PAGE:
New Delhi: The dreaded terror group Islamic State, or ISIS, has sent a loud message to the world through the Kabul wedding blast, raising hard questions on the credibility of the US-led quadripartite peace talks which is in its concluding phase now.
On Sunday, the ISIS claimed responsibility for bombing a wedding reception in Kabul that left 63 people dead a night before, in what turned out to be one of Afghanistan’s worst terror attacks in the recent past.
The claim led Afghan President Ashraf Ghani to vow to “eliminate” ISIS bases across the country during the country’s 100th Independence Day celebrations Monday.
In a speech to his nation, Ghani stated a “firm commitment to fight against Daesh (Islamic State group) and other terrorist networks until they are utterly smashed”.
“We will take revenge for every civilian drop of blood… Our struggle will continue against (ISIS), we will take revenge and will root them out,” said Ghani.
The Taliban, which is a part of the peace talks, questioned the failure of the US in pre-empting Saturday’s attack. In a strongly-worded statement, it said “leave Afghanistan to the Afghans”.
With anger mounting in Afghanistan over the latest ISIS attack, ThePrint tracks the group’s rise and objectives in the conflict-besieged country.
Rise of ISIS in Afghanistan
In a report to the Congress, the US Department of Defence in June said the US efforts against ISIS-K in Afghanistan are part of the global endeavour to defeat ISIS.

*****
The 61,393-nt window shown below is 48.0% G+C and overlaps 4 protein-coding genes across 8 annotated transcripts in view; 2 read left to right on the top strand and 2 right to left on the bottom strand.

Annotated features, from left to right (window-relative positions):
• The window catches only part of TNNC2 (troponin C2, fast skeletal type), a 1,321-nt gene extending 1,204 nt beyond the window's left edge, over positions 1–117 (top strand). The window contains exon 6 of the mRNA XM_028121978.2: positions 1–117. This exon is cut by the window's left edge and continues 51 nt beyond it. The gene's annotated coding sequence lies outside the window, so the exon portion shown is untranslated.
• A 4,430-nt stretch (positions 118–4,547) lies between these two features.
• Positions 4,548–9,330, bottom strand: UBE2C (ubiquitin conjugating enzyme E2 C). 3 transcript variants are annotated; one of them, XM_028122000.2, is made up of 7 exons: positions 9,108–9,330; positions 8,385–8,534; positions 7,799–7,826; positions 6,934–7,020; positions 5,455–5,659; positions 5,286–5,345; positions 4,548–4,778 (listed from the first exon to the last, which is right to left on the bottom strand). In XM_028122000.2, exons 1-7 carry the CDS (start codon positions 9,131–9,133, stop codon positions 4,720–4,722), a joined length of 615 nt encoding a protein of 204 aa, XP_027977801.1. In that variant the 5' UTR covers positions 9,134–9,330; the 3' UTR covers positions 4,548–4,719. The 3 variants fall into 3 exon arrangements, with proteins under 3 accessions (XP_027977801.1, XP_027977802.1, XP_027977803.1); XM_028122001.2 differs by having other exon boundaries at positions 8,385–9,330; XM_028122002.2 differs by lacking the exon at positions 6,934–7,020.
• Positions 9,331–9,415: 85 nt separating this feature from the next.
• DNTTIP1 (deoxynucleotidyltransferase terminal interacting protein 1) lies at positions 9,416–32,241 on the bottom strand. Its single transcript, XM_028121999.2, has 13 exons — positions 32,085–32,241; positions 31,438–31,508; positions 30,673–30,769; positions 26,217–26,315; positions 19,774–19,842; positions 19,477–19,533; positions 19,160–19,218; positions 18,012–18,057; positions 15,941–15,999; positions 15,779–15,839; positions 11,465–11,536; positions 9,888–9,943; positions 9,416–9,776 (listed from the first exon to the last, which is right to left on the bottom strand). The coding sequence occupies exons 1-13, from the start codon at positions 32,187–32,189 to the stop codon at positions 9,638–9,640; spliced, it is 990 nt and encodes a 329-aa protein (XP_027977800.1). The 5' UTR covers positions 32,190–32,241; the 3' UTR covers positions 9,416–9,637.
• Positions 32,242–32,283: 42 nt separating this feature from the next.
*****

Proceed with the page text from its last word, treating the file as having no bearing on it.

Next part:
ISIS-K — Islamic State of Iraq and the Levant – Khorasan Province — is a wing of the terror group that has become active in Afghanistan and Pakistan in the last five years.
“ISIS-K poses a threat not only to Afghanistan, but also to the West, which it continuously seeks to target for terrorist activity. In addition to the internal threats, powerful regional actors surround Afghanistan. These powers have varied interests in the political, military, and economic future of Afghanistan,” the report said.
It added that the ISIS-K maintains the capability “to conduct mass casualty attacks with the intent to weaken public support for the Afghan Government and the Taliban”. The group continues to “evade, counter, and recover from sustained CT (counter-terrorism) and combat pressure to maintain its territorial safe-haven in eastern Afghanistan, from which it plans attacks and spreads its ideology to displace al-Qa’ida and the Taliban as the predominant regional militant group”, the report said.
Titled Enhancing Security and Stability in Afghanistan, the report noted that ISIS-K remains limited to South and Central Asia.
It also highlighted that the Afghanistan-Pakistan border region remains a sanctuary for various groups, including the Taliban and its component “Haqqani Network (HQN), al-Qa’ida core (AQ), al-Qa’ida in the Indian Subcontinent (AQIS), Lashkar-e-Tayyiba (LeT), Tehrik-e-Taliban Pakistan (TTP), ISIS-K, and the Islamic Movement of Uzbekistan (IMU)”.
Terrorist sanctuaries on both sides of the border present security challenges for Afghanistan and Pakistan and pose a threat to regional security and stability.
The ISIS in Afghanistan is mainly located near the Afghanistan-Pakistan border. It has grown from a modicum of mid-level Taliban commanders about five years ago, reported The Guardian Monday.